“What was really fun to me was to sit down with biologists and chemists and physicists and find opportunities for us to be able to do more than we could on our own,” he said.
When he came to NAU, this led him to working with Kiisa Nishikawa, director of the Center for Bioengineering Innovation (CBI), who researches how to use natural muscle physiology to create better prosthetic limbs, and Kellar, associate professor of practice with the CBI, who does research on materials for regenerative medicine.
His other research area centers around energy systems analysis, taking a big-picture look at energy policies and technologies and how they affect national energy usage and cost.
This research led to working for the U.S. Department of Energy from 2014-2016. The short description of Nelson’s time in Washington, D.C., is he worked on building technologies, focusing on research and development strategy for technology like energy-efficient lighting and heating and cooling systems. He checked out technologies to gauge their potential and advise on whether they were worth consideration.
The long answer is much longer and much more interesting. Energy has always been more complicated than burning coal or flipping a light switch, with a complex equation, varying needs and constantly fluctuating costs behind that switch. Electricity markets aren’t simply supply and demand, since demand constantly fluctuates based on how many people are running air conditioners, drying clothes or plugging in amps. Supply constantly adjusts to meet the consumer demand, causing plants burning coal and natural gas to adjust their output, leading to electricity costs that change minute-by-minute.
On top of that, he took into account renewable sources, which don’t produce energy predictably.
“If you look at solar and wind, the wind blows when it blows and the sun is up when it’s up and you can’t really ramp them up and ramp them down, other than throwing energy away,” he said.
That introduces the question of energy storage and how the United States can effectively store energy produced through solar panels on a sunny day or by a coal plant that’s only open a few months out of the year.
All of this is the backdrop behind a fundamental misunderstanding of what Americans pay for when they pay their electric bills. It’s not just the electricity used, Nelson said; it’s also paying to have the ability to use electricity at any time regardless of supply or demand in that moment.
And that’s just addressing the mechanics of the system. There’s a host of other issues related to explaining new ways to sell, use, conserve and store electricity for the American public.
So yeah, it’s complicated. And also pretty great.
“Working in that space was really interesting because I got to learn a lot about electricity economics in particular and how policy interfaces with that and how efficiency interfaces with that,” Nelson said. “I researched where technology is going both in terms of renewable energy and the Internet of things and how that might impact what loads can be scheduled and how that’s going to play in with bidding into electricity market and current electricity markets and three-years-ahead electricity markets. It’s this super complex thing, and I went deep down into that rabbit hole and I learned a lot and it was really fun.”
Bisagna Smith is a researcher for Gore, designing and executing studies that verify the safety and effectiveness of endovascular stent grafts. She frequently finds herself facing difficult technical challenges that don’t have an obvious solution. As she looks for one, she goes to one moment.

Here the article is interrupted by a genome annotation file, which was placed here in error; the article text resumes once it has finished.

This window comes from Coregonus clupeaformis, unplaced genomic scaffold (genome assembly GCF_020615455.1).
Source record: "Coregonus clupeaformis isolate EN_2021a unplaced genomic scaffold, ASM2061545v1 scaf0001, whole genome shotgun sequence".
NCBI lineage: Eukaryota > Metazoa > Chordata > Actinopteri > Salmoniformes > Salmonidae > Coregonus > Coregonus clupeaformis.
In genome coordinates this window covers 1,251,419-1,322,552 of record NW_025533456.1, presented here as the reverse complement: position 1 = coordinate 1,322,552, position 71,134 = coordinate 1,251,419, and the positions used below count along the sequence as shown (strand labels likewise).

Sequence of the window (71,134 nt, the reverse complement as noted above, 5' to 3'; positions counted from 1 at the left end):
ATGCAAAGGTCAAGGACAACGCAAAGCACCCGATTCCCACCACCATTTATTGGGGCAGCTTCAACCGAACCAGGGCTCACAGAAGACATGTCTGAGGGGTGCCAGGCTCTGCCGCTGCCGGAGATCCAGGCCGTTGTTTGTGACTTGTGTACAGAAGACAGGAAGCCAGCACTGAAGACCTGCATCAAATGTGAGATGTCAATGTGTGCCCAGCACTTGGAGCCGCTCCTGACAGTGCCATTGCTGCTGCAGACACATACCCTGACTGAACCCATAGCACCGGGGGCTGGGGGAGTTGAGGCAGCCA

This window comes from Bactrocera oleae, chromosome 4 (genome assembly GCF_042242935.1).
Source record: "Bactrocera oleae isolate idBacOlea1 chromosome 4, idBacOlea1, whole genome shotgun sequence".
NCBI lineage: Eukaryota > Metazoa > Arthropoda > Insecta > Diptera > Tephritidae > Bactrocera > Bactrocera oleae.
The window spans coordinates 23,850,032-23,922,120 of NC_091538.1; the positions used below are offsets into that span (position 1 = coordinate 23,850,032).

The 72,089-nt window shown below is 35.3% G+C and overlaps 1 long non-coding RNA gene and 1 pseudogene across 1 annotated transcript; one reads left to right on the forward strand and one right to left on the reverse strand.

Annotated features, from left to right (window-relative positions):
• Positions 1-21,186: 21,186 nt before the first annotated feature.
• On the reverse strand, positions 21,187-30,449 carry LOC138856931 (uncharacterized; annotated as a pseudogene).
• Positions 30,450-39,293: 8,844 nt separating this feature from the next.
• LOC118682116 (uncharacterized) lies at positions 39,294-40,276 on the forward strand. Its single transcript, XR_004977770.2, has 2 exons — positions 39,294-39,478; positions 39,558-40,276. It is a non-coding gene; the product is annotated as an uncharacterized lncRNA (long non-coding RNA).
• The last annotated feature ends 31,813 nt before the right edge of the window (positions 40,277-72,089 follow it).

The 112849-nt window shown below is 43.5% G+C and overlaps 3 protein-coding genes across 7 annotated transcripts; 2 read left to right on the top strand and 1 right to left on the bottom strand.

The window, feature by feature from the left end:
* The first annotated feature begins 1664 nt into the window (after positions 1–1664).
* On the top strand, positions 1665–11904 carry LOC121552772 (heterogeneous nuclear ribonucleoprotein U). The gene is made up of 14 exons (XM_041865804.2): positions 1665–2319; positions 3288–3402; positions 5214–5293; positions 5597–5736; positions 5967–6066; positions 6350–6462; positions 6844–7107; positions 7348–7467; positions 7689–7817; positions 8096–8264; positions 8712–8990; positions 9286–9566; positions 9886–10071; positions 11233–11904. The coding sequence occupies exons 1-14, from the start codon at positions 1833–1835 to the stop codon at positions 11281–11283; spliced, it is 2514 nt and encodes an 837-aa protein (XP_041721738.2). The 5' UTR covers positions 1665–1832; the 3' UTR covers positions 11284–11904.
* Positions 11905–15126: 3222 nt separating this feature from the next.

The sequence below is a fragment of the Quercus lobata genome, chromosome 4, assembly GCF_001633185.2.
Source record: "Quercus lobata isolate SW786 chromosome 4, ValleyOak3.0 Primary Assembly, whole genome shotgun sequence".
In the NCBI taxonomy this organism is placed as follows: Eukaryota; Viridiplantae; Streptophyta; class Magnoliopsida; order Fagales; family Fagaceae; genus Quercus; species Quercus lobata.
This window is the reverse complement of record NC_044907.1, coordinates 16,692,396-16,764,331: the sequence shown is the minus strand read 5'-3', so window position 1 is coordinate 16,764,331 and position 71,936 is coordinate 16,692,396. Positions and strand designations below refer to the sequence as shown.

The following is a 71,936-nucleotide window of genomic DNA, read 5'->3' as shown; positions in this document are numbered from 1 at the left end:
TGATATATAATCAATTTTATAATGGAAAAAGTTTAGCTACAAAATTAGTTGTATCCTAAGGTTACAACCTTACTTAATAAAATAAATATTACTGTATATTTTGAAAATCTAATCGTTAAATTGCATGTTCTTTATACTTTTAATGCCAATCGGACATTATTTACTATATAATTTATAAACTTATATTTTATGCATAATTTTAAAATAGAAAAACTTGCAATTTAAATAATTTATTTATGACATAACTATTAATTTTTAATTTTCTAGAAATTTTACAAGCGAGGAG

“Brent once used the term ‘home-grown research’ in one of his lectures. He was describing a paper where the team used everyday tools to analyze the viscosity of a certain substance,” Bisagna Smith said. “In the tech field we often look for the newest, shiniest piece of equipment, but he presented this very simple design as the newest, shiniest thing and that’s stuck with me.
“Whenever I face a problem at work, I remember that and I ask myself, ‘Is there a simpler solution staring me in the face? Do I already have the tools I need?’”
That also could be a reason for using a guitar in his first-year engineering class. Nelson keeps it in his office for when he needs a break. In college, looking for ways to avoid studying for finals, he picked up a guitar and has been playing since, though he’s not great, he said. He doesn’t play to get better, he plays to relax.
Nelson also hits the outdoors to relax, hiking, skiing, snowboarding and backpacking. He occasionally brings
up outdoor activities in class to explain heat transfer, which occasionally morphs into a discussion about when to wear a wicking layer. (When it’s cold.)
“Inner basin in the fall,” he said without hesitation about his favorite trail. “Or the Grand Canyon. The canyon’s just great always.”
The Christmas sweaters also aren’t his only fashion statement. In graduate school Nelson was part of a group of graduate students focusing on difficult science and engineering questions who found an outlet in creating goofy T-shirts with inside jokes only other scientists and engineers would get, including a spoof on Brownian motion and a joke about Lord Van Der Waals.
“That’s a good one,” he said with a laugh. “Most people think it’s Freud and some reference to something Freudian.”
They’ve sold about five T-shirts beyond their initial batches for grad school friends. But it’s a way to enjoy
science and engineering, be it in class, doing research or tackling homework.
“When a student comes out of a class and is excited about the subject and is excited about their future in the profession, that’s a really satisfying feeling.”